After just eating it, we also tried baking with it. We tried making a flourless chocolate cake using this recipe, and the massive amounts of butter and egg just totally overpowered the subtle flavor of the chocolate. The recipe needs something bolder and a bit lower-percentage, while the chocolate needs to be used only in recipes that really let it shine rather than burying it. Perhaps in Alice Medrich's "Albert's Mousse" from Bittersweet.

Overall, at $1.30 for a 4.4-oz bar, this is a great deal for good 70% chocolate. It's clearly not as good as bars that cost 4 times that, but it's at least as good as many that cost twice that. There is also an 85% available, milk chocolate with toffee, and a few other varieties.

Sunday, April 4, 2010

Caramel egg battle: Cadbury vs Walgreens

My husband's favorite Easter treat is Cadbury caramel eggs. This year, we found that Walgreen's has also started selling a store brand version. Since neither of us are huge fans of Cadbury's overly-sweet milk chocolate to begin with, and the ingredients list looked reasonable (ie, real chocolate and in fact less sugar in the chocolate than Cadbury's), we decided to buy a couple and do a taste test.

We both tried both eggs blindly, and could both easily identify which was which. The chocolate in the Walgreen's egg was not as creamy/milky as Cadbury's (it's a tiny bit grainy in comparison), but also not as sweet. It tasted a lot like Hershey's Special Dark to me - trying to be dark chocolate, but still quite sweet. Visually it was also darker. If we were just eating plain chocolate, the Walgreen's would win, although it still wasn't the greatest stuff out there.

However, at least half the point of a caramel egg is the caramel. The caramel in both tasted about the same - BUT the Cadbury's egg had a lot more of it. The Cadbury egg had a shell that was uniformly about 1/4" thick all over the egg. The Walgreen's egg was about the same size, but the shell was very thick on the top and bottom of the egg, leaving only about a 1" sphere in the middle to fill with caramel. It's possible they were going for something that mimicks a real hard-boiled egg, with the caramel being the size of the "yolk." But unfortunately, this led to simply not having enough caramel. The amount of the caramel in the Cadbury egg makes the chocolate hard to taste in the first place, and when you're dealing with chocolate that's kinda mediocre to begin with, that's a good thing.

Overall, we both preferred the Cadbury caramel egg. While the chocolate in the Walgreen's egg was a bit better, it wasn't good enough to make up for the lack of caramel. The masses of ooey-gooey caramel easily hid the drawbacks of the Cadbury chocolate.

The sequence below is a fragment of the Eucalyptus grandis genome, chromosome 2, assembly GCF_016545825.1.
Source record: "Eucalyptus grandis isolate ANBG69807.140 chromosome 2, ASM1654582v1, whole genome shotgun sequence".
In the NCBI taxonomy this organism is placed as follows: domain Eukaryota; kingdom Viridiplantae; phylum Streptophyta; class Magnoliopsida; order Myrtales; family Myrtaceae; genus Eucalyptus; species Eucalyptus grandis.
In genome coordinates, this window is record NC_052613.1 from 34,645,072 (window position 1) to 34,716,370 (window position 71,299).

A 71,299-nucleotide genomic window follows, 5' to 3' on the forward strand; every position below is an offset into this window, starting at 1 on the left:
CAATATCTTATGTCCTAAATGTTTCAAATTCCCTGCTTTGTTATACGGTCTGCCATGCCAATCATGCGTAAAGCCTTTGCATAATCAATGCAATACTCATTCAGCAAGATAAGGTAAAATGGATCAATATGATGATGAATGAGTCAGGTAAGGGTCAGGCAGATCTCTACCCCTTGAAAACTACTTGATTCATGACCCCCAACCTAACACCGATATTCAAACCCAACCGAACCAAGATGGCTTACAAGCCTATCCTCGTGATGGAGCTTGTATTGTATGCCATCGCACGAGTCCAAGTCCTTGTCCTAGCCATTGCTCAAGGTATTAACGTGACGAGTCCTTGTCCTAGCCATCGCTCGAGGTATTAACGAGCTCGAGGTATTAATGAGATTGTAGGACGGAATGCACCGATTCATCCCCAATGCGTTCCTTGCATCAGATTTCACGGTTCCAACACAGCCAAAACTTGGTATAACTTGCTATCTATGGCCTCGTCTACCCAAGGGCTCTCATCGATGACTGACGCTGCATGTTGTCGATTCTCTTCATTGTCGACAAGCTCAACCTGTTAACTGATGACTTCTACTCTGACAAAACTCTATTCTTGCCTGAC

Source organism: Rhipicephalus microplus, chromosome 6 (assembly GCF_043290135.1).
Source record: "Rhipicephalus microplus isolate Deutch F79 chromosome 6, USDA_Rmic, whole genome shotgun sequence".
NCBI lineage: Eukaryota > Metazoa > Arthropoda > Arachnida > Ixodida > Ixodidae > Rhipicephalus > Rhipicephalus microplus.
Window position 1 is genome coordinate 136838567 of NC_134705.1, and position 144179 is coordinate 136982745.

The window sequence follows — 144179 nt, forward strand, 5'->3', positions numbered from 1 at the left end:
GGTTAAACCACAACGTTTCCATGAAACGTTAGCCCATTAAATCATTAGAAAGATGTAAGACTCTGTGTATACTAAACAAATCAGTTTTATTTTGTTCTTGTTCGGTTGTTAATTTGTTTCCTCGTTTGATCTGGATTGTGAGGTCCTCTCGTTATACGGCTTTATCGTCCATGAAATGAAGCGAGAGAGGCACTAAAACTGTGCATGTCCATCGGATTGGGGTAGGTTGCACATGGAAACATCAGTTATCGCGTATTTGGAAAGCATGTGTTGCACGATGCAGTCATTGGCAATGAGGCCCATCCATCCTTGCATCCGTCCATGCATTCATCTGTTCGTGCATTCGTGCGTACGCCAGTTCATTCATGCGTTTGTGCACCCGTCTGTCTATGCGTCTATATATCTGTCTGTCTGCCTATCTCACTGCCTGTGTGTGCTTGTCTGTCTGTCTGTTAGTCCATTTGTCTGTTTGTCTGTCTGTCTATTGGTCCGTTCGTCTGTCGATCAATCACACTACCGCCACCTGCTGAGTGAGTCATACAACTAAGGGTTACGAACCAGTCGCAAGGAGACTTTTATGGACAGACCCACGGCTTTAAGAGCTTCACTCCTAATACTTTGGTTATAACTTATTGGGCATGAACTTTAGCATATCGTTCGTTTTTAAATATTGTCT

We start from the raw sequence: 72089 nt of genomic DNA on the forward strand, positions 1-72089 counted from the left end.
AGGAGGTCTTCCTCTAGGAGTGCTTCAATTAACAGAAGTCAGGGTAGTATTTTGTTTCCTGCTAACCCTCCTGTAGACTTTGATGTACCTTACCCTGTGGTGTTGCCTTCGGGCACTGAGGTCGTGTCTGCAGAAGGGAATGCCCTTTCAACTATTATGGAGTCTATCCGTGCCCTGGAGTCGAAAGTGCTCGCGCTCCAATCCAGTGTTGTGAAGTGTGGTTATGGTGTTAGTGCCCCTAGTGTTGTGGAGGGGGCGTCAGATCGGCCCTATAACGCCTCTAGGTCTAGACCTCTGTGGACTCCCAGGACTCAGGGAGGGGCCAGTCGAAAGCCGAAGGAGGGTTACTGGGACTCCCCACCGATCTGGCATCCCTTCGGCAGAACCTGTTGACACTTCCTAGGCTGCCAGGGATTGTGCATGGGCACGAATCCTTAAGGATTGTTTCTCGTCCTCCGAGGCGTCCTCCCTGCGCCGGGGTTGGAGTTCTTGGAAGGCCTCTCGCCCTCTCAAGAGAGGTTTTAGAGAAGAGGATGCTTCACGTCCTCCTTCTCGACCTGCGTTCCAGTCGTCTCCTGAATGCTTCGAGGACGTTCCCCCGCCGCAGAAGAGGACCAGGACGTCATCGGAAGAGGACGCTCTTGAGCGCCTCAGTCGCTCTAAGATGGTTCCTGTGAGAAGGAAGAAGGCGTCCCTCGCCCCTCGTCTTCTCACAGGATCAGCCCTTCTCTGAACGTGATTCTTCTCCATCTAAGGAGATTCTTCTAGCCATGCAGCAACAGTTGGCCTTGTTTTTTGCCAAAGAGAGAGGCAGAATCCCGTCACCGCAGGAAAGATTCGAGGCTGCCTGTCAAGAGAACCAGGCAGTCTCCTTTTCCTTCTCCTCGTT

I'd post pictures, but unfortunately my camera is still broken. :(

Sunday, February 28, 2010

Hotel Chocolat - 40% milk

I discovered Hotel Chocolat during my annual trip to Boston in January. I was hanging out on Newbury Street and wandered into their store, where all the Christmas chocolates were half off! Score!

HC is a British chocolatier who owns their own chocolate plantation in St Lucia. They are committed to ethical farming practices both on their own estate and when dealing with the local cocoa-growing community.

They also claim to use minimal sugar to keep the cocoa front and center in flavor. I was very interested to try this, since I tend to find most British chocolate (such as Cadbury) to be way too sweet. So I was pretty excited when the variety pack I bought included a few pieces of 40% milk chocolate (they also sell 50% and even 60% milk chocolates).

I definitely liked it better than most milk chocolate. It was noticeably less sweet than the average milk, which was a big improvement. Crisper, as well - so much milk chocolate is slightly mushy. The one complaint I had was that it seemed overly creamy. If it were too sweet, I'd call it cloying, and I don't know what the equivalent of "cloying" is for creaminess. But it bordered on cloyingly creamy, whatever the real word is. But I think it's definitely the best milk chocolate I've ever tasted. Even Crimson, who normally hates milk chocolate for its sweetness, thought it was acceptable.

I've tried a few other selections - some hazelnut truffles, and a lovely caramel-flavored 33% milk chocolate. The caramel flavor really offset the creaminess nicely! I can't wait to get my hands on some 60% milk chocolate sometime.